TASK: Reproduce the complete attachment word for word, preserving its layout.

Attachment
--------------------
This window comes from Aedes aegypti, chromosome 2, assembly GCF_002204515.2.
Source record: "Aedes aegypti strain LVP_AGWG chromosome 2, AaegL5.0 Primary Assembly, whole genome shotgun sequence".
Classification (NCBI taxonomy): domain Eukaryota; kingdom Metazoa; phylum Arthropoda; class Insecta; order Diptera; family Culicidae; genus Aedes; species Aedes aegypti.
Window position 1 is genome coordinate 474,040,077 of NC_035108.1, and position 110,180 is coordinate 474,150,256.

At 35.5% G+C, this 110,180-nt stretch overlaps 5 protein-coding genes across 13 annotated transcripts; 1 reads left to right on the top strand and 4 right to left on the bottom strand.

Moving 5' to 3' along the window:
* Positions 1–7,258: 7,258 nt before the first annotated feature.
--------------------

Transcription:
This window comes from Aedes aegypti, chromosome 2, assembly GCF_002204515.2.
Source record: "Aedes aegypti strain LVP_AGWG chromosome 2, AaegL5.0 Primary Assembly, whole genome shotgun sequence".
Classification (NCBI taxonomy): domain Eukaryota; kingdom Metazoa; phylum Arthropoda; class Insecta; order Diptera; family Culicidae; genus Aedes; species Aedes aegypti.
Window position 1 is genome coordinate 474,040,077 of NC_035108.1, and position 110,180 is coordinate 474,150,256.

At 35.5% G+C, this 110,180-nt stretch overlaps 5 protein-coding genes across 13 annotated transcripts; 1 reads left to right on the top strand and 4 right to left on the bottom strand.

Moving 5' to 3' along the window:
* Positions 1–7,258: 7,258 nt before the first annotated feature.